Production at factories across China has been stifled in recent weeks as the deadly coronavirus continues to keep the world’s most populous country in a stranglehold.
As of Thursday, more than 2,000 people had died and 75,000 were believed to have been infected by the virus. This has led to widespread quarantines across China’s Hubei province and elsewhere, with several countries (including the U.S.) instituting partial travel bans and requiring quarantines for anyone who had recently visited China.
Foxconn Technology Group, the world’s No. 1 producer of electronic devices, has repeatedly declined to comment on the current operations of its factories, which make products for Amazon, Nintendo, Sony, Microsoft and Apple.
But insights from industry experts who spoke with The Journal Times illustrate how China’s slow attempts at returning to normalcy are affecting global markets now and into the future.
In 2017, the Village of Mount Pleasant was chosen by Foxconn as the site of an American manufacturing plant. Plans for that factory have been slowed with numerous changes and other delays, leaving many to wonder what might actually be produced here.
Foxconn had been predicting revenue growth of up to 5% in 2020, but that estimate has dropped down to 1-3%, according to reporting from Bloomberg. In 2019, Foxconn reported making $17.79 billion USD, so every 1% of change is equal to around $177.9 million.
A four-day break from work to celebrate the Lunar New Year across China was supposed to end at the end of January. That holiday was extended by two weeks because of coronavirus (also known as COVID-19). And that extended break was supposed to end Feb. 10, but many employees at Foxconn’s factories and other factories in China did not return to work right away.
Collins, a Detroit native, has lived abroad for 30 years, mostly in China — although he’s avoiding China for the time being. He explained what’s going on with Chinese manufacturing right now:
Many Chinese cities, particularly in the western part of the country, have quarantined themselves. No one from outside the city is allowed in, for fear of spreading the virus.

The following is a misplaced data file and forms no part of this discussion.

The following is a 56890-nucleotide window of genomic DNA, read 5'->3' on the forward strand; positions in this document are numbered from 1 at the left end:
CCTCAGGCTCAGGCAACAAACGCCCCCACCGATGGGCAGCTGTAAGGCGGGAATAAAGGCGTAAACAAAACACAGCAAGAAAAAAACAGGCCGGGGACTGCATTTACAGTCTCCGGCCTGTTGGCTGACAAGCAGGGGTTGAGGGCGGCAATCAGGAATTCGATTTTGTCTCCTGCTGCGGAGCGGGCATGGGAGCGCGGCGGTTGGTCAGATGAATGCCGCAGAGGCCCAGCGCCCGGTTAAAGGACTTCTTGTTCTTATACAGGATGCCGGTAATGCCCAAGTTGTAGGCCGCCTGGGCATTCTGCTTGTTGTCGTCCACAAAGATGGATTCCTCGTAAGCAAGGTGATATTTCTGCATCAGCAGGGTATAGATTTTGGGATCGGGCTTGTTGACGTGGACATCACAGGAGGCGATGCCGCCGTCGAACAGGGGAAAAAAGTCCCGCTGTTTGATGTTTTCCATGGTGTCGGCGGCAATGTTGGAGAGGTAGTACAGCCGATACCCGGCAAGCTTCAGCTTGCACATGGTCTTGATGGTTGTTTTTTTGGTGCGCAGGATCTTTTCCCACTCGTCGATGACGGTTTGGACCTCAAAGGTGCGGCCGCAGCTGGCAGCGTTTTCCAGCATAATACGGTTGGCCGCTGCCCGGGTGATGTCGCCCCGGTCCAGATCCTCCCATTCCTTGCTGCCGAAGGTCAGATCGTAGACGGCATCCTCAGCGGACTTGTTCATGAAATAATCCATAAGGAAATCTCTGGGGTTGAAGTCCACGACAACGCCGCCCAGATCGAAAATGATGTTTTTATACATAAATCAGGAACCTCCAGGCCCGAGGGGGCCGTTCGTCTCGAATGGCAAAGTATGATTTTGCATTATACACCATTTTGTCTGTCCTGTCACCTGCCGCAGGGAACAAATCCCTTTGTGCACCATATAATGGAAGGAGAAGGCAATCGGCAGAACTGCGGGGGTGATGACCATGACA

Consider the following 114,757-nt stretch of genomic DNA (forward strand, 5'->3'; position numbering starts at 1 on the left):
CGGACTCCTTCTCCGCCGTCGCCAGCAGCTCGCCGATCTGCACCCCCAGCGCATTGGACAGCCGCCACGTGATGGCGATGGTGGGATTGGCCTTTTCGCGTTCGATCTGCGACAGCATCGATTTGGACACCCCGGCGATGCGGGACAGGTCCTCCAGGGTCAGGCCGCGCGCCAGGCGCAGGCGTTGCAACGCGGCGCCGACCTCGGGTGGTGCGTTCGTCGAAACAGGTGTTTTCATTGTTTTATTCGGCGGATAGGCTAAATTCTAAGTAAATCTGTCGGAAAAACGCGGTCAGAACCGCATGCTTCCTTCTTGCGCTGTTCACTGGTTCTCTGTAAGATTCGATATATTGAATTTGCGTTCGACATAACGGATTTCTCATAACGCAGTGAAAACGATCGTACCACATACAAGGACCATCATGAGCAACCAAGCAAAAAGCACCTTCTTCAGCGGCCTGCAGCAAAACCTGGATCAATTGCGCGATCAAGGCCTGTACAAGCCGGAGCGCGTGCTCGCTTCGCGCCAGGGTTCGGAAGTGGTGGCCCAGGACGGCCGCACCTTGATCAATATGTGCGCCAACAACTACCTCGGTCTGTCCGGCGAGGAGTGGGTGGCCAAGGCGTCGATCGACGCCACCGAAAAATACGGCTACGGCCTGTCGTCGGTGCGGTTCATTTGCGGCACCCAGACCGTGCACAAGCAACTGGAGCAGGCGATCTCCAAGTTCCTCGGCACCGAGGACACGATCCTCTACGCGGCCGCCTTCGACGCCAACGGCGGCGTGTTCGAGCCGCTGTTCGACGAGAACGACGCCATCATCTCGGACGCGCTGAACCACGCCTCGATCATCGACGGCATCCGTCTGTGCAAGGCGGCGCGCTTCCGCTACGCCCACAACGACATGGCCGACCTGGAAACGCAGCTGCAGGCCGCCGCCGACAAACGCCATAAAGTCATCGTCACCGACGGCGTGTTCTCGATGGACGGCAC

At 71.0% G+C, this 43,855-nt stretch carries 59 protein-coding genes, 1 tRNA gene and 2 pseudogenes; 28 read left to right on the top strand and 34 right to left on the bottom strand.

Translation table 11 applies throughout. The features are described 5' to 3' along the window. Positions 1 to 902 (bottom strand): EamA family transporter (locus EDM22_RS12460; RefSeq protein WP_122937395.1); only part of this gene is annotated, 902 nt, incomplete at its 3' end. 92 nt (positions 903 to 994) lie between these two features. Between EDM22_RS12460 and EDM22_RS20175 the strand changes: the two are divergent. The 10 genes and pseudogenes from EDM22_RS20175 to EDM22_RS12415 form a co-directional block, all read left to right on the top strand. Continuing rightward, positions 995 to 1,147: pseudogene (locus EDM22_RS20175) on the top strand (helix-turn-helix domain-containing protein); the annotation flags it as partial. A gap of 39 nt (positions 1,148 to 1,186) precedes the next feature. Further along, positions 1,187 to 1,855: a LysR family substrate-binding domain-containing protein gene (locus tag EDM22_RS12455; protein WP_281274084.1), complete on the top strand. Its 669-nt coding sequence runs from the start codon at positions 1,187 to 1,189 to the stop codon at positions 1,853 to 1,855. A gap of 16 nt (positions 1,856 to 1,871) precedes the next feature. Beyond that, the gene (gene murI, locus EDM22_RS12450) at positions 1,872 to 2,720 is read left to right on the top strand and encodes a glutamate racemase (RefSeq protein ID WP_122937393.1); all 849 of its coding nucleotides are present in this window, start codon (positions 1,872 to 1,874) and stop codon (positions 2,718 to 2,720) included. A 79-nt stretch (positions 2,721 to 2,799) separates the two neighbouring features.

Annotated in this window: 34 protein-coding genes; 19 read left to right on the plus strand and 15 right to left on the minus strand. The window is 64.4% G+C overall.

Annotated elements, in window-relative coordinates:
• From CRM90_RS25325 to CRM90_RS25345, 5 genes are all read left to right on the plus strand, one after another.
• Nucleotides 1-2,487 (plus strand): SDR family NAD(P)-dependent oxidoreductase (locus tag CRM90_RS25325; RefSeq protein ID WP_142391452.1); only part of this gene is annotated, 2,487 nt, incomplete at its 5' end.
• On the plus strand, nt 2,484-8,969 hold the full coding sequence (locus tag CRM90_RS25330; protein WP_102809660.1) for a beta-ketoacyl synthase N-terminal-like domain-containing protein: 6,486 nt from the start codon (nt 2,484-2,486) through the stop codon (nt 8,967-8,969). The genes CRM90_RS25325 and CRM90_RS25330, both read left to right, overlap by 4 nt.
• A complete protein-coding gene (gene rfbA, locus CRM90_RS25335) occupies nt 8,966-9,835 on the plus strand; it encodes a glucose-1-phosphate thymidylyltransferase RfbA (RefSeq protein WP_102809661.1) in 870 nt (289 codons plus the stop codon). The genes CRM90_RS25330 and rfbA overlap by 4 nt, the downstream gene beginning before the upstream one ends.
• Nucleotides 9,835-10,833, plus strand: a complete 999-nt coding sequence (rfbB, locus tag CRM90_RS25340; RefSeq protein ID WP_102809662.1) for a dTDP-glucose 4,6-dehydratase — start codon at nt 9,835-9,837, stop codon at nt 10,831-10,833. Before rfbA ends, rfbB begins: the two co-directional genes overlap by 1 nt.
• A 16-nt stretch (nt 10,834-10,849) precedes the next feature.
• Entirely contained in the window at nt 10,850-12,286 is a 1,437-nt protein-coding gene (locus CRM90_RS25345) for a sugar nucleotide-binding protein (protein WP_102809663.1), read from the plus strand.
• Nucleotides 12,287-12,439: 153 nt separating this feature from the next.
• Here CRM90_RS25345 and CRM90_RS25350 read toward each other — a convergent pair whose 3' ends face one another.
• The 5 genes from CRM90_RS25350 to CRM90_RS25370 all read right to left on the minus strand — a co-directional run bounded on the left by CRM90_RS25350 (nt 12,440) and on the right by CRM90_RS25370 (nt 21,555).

“Some cities are a little paranoid. The smaller ones especially have put locks on some of the streets and they won’t let outsiders in unless they can check you,” Collins said, adding that cities where fears are greatest the closer you get to the epicenter of the outbreak in Wuhan.
In manufacturing hubs like Shenzhen (where Foxconn’s largest facility is located) and Wuhan (where Foxconn’s second largest facility is located), returning to work is a complicated process, especially considering the holiday break.
First, every factory needed to individually apply for a certificate from the Chinese government, which the government would only approve if it concluded there were sufficient precautions and safety measures in place, such as hand-washing stations, mandatory temperature tests, face masks, etc.
Most major factories have been able to reopen this past week.
Then, if one of the employees at the Shenzhen plant actually lives in Shenzhen, they could return to the factory floor. However, since most of the employees at the factory only reside in dormitories in Shenzhen, the majority of them had gone home to be with their families for the Lunar New Year holiday.
In its report, TrendForce concluded “because most workers at … manufacturing sites in China come from out of town, labor shortages and traffic restrictions will lower work resumption rates at foundries more than expected.”
“This virus, apparently the transmission is very rapid,” added Paul Tiffany, a senior business lecturer at the University of California, Berkeley, who teaches courses every year in China.
For those employees to get back to work, they need to pass a 14-day observation period.
First, they need to return to the dormitories, where they will live in small groups for two weeks on isolated floors. If they don’t show symptoms of the coronavirus after those two weeks, then they can go back to work.
Collins estimated “around 30-40% of the people are back in the factories now” nationwide, including for most Foxconn facilities.